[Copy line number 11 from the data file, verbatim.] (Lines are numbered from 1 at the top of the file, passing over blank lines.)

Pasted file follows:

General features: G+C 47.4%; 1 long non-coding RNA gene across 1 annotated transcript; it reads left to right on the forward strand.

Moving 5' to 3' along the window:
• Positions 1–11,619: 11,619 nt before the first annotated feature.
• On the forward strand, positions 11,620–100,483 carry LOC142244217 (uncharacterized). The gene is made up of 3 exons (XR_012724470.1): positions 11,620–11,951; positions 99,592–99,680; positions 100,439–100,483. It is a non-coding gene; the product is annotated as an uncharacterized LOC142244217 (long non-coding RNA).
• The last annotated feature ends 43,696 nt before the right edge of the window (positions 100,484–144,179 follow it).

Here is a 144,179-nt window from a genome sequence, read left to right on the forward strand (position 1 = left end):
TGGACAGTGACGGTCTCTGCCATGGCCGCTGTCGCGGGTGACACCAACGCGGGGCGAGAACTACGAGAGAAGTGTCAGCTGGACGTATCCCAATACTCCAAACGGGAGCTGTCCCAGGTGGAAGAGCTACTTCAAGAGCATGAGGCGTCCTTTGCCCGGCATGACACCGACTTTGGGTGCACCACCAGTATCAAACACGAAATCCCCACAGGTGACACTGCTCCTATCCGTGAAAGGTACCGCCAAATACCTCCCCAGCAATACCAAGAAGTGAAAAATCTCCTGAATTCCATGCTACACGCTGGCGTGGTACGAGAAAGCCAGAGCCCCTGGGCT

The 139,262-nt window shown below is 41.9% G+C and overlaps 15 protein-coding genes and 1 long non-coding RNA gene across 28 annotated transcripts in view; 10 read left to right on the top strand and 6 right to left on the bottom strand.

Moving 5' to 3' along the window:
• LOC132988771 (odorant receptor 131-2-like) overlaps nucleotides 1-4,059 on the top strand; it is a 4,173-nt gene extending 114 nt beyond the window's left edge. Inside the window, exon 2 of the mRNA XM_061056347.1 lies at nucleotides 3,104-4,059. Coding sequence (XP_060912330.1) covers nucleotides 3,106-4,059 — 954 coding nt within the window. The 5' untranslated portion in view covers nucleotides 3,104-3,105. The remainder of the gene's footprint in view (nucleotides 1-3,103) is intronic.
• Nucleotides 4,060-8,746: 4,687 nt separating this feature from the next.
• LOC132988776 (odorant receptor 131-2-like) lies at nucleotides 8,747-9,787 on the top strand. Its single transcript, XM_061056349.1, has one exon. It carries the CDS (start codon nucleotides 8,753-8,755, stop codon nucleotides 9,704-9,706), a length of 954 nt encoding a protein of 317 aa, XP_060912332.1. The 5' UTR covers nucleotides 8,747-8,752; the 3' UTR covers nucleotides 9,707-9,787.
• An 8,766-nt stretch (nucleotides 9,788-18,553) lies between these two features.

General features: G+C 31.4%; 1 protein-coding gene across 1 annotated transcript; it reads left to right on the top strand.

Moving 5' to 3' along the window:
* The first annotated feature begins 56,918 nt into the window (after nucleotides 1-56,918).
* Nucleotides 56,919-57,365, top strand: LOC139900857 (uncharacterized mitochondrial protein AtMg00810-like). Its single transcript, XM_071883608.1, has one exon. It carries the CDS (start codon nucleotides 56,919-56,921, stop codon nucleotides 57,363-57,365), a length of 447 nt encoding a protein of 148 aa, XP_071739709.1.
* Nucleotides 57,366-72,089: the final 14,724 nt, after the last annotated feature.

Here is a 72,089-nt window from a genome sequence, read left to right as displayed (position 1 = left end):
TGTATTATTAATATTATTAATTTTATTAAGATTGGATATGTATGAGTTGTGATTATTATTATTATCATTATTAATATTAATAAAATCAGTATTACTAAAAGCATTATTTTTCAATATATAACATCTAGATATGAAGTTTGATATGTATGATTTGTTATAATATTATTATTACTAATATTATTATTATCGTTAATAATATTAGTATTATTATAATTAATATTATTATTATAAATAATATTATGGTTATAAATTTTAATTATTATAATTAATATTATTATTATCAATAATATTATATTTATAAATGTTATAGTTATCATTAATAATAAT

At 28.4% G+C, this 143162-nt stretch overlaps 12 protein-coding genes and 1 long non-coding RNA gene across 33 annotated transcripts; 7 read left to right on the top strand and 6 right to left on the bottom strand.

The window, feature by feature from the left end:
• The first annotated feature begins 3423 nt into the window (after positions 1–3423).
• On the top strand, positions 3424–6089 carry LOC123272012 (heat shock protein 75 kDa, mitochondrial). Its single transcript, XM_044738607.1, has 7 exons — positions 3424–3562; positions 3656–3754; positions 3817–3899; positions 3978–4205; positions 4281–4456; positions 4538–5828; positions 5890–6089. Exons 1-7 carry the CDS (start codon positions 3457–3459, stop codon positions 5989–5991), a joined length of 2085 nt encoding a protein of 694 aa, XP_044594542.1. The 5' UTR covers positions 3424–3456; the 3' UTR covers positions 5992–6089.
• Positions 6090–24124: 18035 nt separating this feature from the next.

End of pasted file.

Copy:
• Nucleotides 4,060-8,746: 4,687 nt separating this feature from the next.